cent of each employees performance evaluation
be based on the individuals ratings in the com-
petencies. The overall rating then was used to
determine merit pay increases. Thus, the
compensation increase reflected the importance
of effective demonstration of competencies
as evaluated in the performance management
system. The two systems were clearly support-
ing each other.
Competencies can serve as the point of integra-
tion for all HR systems. As you review how
performance data will be used in other HR
systems, check for inconsistencies and address
them. Make sure that the same competency
database supports all systems.
5. PROVIDE CLEAR MEASURES
Its important to decide how you will evaluate
the effectiveness of your performance manage-
ment system before you begin implementing it.
What are the outcomes you want from the
system and how will you measure them? Most
organizations will initially focus on monitoring
compliance, because the first challenge is getting
everyone to use the system.
For example, are performance plans, interim
reviews, and final reviews, being completed on
time? Often times, HR will measure compli-
ance, but it is best to give line managers the
responsibility of improving those compliance
measures. This can be done by reminders, one-
on-one coaching, or through even more drastic
actions which have worked for some of our
clients, such as publishing each managers
review-completion rate or withholding merit
increases or bonuses for noncompliance. In one
service organization, a group of managers and
associates conducted structured interviews and
participated in focus groups to determine their
performance management systems effectiveness.
They discovered that managers who held mid-
cycle reviews had considerably more buy-in and
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commitment from associates than managers
who set expectations at the beginning of the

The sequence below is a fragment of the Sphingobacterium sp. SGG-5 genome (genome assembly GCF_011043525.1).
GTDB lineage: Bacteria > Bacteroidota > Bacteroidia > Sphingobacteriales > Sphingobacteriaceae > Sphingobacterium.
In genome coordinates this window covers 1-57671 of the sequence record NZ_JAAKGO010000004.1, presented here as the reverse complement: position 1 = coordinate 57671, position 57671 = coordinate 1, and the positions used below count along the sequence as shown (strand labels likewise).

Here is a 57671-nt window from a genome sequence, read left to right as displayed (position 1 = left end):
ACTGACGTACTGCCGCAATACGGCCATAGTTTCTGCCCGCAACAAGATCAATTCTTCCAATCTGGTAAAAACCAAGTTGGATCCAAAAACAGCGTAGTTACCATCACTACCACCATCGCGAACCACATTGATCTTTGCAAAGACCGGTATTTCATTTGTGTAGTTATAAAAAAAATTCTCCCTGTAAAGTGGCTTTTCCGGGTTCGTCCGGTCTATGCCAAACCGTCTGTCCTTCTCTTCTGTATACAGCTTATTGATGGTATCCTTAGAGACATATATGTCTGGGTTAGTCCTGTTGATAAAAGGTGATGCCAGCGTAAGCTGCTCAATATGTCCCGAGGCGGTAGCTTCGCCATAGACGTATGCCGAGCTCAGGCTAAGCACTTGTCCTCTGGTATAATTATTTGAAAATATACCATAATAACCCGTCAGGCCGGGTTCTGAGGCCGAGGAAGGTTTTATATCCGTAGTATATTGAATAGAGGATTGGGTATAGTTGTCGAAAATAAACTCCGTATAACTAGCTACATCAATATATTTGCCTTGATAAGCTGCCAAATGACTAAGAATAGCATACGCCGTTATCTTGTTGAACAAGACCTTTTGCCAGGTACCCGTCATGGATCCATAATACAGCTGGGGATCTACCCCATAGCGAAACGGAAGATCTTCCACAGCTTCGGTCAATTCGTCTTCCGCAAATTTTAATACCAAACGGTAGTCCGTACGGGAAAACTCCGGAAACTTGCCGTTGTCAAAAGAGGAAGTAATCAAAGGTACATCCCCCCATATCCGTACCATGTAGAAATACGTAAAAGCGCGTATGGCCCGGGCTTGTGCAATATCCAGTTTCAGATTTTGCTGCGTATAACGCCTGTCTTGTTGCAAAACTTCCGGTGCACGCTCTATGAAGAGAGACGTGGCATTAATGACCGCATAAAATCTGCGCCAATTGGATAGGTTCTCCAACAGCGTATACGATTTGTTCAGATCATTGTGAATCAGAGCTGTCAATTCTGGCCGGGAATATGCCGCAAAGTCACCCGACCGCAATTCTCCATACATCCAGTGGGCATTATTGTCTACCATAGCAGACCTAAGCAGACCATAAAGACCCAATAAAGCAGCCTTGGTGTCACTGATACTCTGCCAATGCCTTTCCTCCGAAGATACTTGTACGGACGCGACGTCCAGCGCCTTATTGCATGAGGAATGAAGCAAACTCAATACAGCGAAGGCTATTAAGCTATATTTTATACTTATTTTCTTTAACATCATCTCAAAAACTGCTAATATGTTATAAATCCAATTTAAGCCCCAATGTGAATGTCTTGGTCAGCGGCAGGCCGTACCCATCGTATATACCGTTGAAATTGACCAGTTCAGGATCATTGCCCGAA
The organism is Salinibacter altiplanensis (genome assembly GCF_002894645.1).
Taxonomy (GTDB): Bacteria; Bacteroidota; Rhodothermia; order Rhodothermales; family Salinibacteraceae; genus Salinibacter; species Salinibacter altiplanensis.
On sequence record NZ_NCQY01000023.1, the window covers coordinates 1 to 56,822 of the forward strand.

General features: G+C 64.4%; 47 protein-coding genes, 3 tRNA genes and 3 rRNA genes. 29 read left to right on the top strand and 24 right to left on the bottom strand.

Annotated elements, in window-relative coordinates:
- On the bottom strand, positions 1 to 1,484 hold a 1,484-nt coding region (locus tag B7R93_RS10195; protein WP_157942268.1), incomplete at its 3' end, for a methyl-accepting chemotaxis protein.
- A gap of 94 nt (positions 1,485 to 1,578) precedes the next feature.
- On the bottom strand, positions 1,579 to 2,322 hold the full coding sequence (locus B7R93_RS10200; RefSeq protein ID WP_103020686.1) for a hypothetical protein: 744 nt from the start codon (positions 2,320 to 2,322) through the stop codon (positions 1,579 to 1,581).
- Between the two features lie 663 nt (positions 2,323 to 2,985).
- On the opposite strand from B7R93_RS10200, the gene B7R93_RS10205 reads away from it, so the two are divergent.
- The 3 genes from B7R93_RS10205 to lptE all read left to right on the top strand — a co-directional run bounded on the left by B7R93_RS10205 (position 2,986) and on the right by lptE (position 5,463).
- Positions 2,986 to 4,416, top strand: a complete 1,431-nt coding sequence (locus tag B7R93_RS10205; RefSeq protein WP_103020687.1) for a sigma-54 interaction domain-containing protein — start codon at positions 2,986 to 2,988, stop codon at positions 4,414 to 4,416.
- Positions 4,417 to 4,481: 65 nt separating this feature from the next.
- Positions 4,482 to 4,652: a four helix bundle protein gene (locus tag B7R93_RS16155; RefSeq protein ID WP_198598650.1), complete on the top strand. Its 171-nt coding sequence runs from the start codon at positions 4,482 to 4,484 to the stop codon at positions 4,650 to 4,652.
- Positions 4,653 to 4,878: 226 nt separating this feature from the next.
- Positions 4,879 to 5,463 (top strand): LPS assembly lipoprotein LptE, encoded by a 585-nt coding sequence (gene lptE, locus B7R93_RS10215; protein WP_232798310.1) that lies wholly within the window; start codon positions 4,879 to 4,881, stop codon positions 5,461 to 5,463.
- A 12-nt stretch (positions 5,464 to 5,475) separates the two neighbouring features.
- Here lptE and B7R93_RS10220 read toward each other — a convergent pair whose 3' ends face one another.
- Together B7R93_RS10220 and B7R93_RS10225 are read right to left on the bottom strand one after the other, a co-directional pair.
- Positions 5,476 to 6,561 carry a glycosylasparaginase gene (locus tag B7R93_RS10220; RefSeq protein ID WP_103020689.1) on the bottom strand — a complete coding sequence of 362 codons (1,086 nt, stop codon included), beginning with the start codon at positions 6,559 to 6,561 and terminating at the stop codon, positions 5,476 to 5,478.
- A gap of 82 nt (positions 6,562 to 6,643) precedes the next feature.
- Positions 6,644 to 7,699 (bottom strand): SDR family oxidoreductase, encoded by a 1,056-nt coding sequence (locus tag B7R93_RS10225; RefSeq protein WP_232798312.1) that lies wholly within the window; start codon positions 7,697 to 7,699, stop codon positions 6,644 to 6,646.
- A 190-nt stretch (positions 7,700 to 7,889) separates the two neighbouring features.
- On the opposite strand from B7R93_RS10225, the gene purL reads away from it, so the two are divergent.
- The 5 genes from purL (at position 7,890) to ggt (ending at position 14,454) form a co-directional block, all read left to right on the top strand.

year and only conducted an end-of-year review.
After considerable data verified this result, the
organization required that everyone conduct
mid-year reviews.
Once use of the system becomes the norm and
part of the culture, the focus of the evaluation
process usually shifts to the quality and effective-
ness of the system. Spot quality audits of
performance plans and reviews, questions on
employee satisfaction surveys and exit interviews,
and linking system effectiveness to key business
results are all measurement techniques that clients
have found useful.
A large insurance company has its HR generalists
review appraisals for quality, quantity, and consis-
tency. Then they provide feedback to the func-
tional area VP, who is tasked with coaching line
managers in his or her business unit to improve
system effectiveness. Another company used an
upward appraisal process where employees were
asked to evaluate how effectively their managers
used the system. Results were provided to the
managers and the managers leaders and, when
needed, improvement goals were put into man-
agers next performance plans.
THE BOTTOM LINE
If your organization will take the time and effort
required to rigorously address each of these five
fundamental implementation components you
will greatly enhance the effectiveness of your
performance management system. Will it take
a lot of effort? Absolutely. Is the effort worth
it? You bet it is. Performance management is a
system that affects everyone in the organization.
It helps the organization achieve desired busi-
ness results and maintain its desired culture.
It helps employees understand how they are
contributing to the organizations goals, whats
expected of them, how they are doing, and
how they can continue to grow, develop, and
add value to the business.